The annual “Early Cinema” section will take us around the world, while Jean Epstein‘s 1923 documentary La montagne infidèle will inspire with its close-up footage of the eruption of Mount Etna and its river of lava. For many decades this was long considered a lost film, so its discovery by the Filmoteca de Catalunya (which also oversaw its restoration) fills a crucial gap in the development of this key figure, who himself placed La montagne infidèle among his important works.
The Film Fair is back after a small hiatus, and of course the Collegium, the Pordenone Masterclasses, and the Jean Mitry International Prize, which since 1986 has been awarded to personalities or institutions that have distinguished themselves for their work in restoring and enhancing the heritage of silent films; the prize is supported by the Fondazione Friuli. We’re especially proud to announce a new initiative this year, the first of an annual lecture on costume design in silent cinema, the brainchild of Deborah Nadoolman Landis (The Blues Brothers, Raiders of the Lost Ark). The inaugural lecture will be given by costume and fashion historian Michelle Tolini Finamore, who will discuss the importance of this art form, making connections to this year’s program.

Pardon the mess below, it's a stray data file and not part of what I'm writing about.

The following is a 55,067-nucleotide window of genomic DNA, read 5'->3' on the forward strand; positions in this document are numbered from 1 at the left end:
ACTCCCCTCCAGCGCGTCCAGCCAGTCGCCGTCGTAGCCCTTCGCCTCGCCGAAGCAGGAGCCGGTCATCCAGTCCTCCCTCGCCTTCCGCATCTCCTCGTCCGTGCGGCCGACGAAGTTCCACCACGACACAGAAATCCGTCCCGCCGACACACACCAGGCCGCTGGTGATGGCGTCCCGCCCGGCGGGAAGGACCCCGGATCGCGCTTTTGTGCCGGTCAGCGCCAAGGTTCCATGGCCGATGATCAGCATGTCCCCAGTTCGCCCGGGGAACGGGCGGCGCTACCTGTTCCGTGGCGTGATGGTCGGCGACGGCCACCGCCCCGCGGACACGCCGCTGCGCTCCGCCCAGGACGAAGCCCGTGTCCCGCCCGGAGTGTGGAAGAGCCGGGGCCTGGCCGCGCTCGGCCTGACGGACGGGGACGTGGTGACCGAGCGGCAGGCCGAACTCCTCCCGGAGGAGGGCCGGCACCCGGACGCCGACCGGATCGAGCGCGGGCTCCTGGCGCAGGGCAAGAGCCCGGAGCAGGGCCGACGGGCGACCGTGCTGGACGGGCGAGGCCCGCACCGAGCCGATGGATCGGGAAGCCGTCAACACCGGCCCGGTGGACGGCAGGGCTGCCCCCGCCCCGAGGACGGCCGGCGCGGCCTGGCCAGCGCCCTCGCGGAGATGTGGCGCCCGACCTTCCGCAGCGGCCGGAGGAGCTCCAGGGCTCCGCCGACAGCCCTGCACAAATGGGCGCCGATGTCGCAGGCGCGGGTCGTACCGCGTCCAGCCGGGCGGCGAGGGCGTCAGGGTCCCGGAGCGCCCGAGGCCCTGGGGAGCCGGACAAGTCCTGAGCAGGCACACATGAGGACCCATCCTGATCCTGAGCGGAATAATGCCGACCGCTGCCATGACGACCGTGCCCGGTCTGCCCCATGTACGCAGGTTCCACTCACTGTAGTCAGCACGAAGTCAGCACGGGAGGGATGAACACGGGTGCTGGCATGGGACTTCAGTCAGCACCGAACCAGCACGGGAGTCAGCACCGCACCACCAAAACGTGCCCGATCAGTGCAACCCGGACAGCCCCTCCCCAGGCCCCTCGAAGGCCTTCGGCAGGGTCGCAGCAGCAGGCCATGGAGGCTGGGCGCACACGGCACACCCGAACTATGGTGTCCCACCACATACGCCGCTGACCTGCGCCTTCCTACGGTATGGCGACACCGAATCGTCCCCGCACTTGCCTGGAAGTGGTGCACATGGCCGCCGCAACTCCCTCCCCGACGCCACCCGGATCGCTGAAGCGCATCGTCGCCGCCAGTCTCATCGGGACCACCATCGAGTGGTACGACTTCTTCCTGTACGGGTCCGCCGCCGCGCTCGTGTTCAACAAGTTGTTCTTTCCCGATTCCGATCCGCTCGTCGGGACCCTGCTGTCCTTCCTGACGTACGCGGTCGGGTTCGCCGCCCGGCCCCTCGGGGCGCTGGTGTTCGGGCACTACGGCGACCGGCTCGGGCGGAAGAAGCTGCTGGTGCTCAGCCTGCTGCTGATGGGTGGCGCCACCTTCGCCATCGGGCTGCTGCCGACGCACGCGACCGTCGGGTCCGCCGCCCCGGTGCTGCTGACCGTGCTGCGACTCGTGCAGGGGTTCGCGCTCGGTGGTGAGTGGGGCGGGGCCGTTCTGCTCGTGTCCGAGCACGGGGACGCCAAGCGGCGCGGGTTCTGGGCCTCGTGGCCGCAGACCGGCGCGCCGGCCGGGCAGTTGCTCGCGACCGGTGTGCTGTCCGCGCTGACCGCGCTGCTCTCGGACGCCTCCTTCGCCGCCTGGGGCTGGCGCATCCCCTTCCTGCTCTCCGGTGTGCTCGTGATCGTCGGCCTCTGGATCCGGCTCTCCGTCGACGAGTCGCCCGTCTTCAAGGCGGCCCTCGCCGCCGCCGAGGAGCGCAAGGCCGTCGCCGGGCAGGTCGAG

Italian silent cinema is celebrated in the documentary Italia. Il fuco, la cenere by Céline Gailleurd and Olivier Bohler, which poetically uses images from the period to showcase the beauty and innovation of the peninsula’s film heritage, narrated by Isabella Rossellini.
Thanks to streaming and our partnership with MyMovies, it will again be possible to follow the festival from anywhere in the world. The online program, running from Saturday, October 1 to Saturday, October 8, includes a selection of titles from the different sections as well as discussions with authors presenting their newly published books.
The Pordenone Silent Film Festival is made possible thanks to the support of the Autonomous Region of Friuli Venezia Giulia, the Ministry of Culture – General Directorate of Cinema, the City of Pordenone, the Pordenone-Udine Chamber of Commerce and the Fondazione Friuli.